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Ann Coloproctol > Volume 37(5); 2021 > Article
Nakamura, Hokuto, Koyama, Matsuo, Nomi, Yoshikawa, Kamitani, Sadamitsu, Takei, Matsumoto, Iwasa, Fukuoka, Obara, Nakamoto, Kuge, and Sho: The Prognosis and Recurrence Pattern of Right- and Left-Sided Colon Cancer in Stage II, Stage III, and Liver Metastasis After Curative Resection

Abstract

Purpose

Primary tumor location of colon cancer has been reported to affect the prognosis after curative resection. However, some reports suggested the impact was varied by tumor stage. This study analyzed the prognostic impact of the sidedness of colon cancer in stages II, III, and liver metastasis after curative resection using propensity-matched analysis.

Methods

Right-sided colon cancer was defined as a tumor located from cecum to splenic flexure, while any more distal colon cancer was defined as left-sided colon cancer. Patients who underwent curative resection at Nara Medical University hospital between 2000 and 2016 were analyzed.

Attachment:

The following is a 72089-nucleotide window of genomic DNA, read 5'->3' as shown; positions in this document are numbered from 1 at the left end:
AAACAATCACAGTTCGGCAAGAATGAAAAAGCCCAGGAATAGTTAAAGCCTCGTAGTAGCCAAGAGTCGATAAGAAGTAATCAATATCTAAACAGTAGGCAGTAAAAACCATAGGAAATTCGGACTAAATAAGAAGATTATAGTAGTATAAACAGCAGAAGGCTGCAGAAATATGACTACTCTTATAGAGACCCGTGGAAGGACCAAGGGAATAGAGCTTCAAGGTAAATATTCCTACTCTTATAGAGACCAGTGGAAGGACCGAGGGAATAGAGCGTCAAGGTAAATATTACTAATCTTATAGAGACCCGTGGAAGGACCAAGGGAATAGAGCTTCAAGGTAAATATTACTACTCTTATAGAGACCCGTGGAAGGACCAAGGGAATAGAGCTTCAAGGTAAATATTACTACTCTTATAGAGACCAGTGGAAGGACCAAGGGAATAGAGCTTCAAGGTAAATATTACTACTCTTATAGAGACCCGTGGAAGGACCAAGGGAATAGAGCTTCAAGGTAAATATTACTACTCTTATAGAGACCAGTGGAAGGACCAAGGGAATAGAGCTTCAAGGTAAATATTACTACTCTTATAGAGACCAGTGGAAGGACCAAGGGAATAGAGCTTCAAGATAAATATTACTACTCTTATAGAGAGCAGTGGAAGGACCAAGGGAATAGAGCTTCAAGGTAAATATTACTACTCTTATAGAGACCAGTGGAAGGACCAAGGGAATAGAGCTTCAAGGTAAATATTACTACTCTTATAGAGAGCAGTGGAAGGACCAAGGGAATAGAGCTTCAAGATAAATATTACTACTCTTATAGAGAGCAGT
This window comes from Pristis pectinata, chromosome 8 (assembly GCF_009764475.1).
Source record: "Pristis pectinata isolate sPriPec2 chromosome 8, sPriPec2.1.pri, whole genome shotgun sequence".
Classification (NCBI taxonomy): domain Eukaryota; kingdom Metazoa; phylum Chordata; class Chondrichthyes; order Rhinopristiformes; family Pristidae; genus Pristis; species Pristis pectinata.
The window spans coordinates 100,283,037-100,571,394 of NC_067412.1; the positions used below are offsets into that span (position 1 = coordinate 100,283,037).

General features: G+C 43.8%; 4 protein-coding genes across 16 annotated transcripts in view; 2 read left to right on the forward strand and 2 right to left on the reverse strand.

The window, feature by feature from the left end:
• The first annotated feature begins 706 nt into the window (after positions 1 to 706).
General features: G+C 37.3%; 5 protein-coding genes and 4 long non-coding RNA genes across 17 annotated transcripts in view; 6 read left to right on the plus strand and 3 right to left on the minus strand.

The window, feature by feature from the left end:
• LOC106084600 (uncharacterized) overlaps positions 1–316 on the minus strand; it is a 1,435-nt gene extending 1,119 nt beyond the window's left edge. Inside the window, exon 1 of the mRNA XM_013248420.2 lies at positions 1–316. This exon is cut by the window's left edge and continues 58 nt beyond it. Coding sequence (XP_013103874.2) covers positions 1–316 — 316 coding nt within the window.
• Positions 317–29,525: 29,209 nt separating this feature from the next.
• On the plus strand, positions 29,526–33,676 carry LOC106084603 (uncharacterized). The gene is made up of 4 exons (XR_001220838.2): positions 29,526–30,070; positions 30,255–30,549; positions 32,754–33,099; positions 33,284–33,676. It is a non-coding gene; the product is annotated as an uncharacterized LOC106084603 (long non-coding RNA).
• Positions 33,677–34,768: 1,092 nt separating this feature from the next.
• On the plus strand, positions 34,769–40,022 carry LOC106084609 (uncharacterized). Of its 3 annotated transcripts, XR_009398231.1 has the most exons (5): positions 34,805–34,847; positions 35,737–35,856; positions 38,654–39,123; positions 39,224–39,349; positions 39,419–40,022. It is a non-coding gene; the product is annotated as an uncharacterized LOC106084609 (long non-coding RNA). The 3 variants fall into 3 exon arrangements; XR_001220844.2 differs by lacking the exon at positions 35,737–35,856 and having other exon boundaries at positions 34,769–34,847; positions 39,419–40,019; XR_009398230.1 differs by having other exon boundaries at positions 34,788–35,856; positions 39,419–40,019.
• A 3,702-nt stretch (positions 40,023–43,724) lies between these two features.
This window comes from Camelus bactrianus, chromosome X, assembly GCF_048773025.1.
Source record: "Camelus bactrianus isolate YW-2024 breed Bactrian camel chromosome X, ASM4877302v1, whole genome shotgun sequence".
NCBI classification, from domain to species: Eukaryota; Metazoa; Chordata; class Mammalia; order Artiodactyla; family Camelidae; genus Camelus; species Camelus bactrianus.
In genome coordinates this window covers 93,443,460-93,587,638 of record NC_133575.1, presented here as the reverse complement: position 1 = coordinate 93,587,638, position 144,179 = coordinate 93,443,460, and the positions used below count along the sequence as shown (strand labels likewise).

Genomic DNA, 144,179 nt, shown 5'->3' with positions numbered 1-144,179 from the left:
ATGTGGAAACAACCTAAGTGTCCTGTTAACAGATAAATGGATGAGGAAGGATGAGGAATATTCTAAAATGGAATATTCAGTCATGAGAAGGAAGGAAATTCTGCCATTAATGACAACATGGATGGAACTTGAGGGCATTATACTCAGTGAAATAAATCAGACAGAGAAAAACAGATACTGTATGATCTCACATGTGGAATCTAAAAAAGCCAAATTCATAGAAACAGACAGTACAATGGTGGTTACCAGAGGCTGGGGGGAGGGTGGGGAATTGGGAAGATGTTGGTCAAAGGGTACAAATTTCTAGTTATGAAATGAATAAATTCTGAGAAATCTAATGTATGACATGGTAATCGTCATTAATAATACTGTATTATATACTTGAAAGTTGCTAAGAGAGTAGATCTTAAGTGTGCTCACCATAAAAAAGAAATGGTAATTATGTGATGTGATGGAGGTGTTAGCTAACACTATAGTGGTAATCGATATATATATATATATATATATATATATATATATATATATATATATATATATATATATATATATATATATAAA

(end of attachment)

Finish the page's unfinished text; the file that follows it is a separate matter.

Results

There were 110 patients with stage II, 100 patients with stage III, and 106 patients with liver metastasis. After propensity matching, 28 pairs with stage II and 32 pairs with stage III were identified. In the patients with stage II, overall survival (OS) and recurrence-free survival (RFS) were not significantly different for right- and left-sided colon cancers. In the patients with stage III, OS and RFS were significantly worse in right-sided colon cancer. In those with liver metastasis, OS of right-sided colon cancer was significantly worse than left-sided disease, while RFS was similar. Regarding metachronous liver metastasis, the difference was observed only in the patients whose primary colon cancer was stage III. In each stage, significantly higher rate of peritoneal recurrence was found in those with right-sided colon cancer.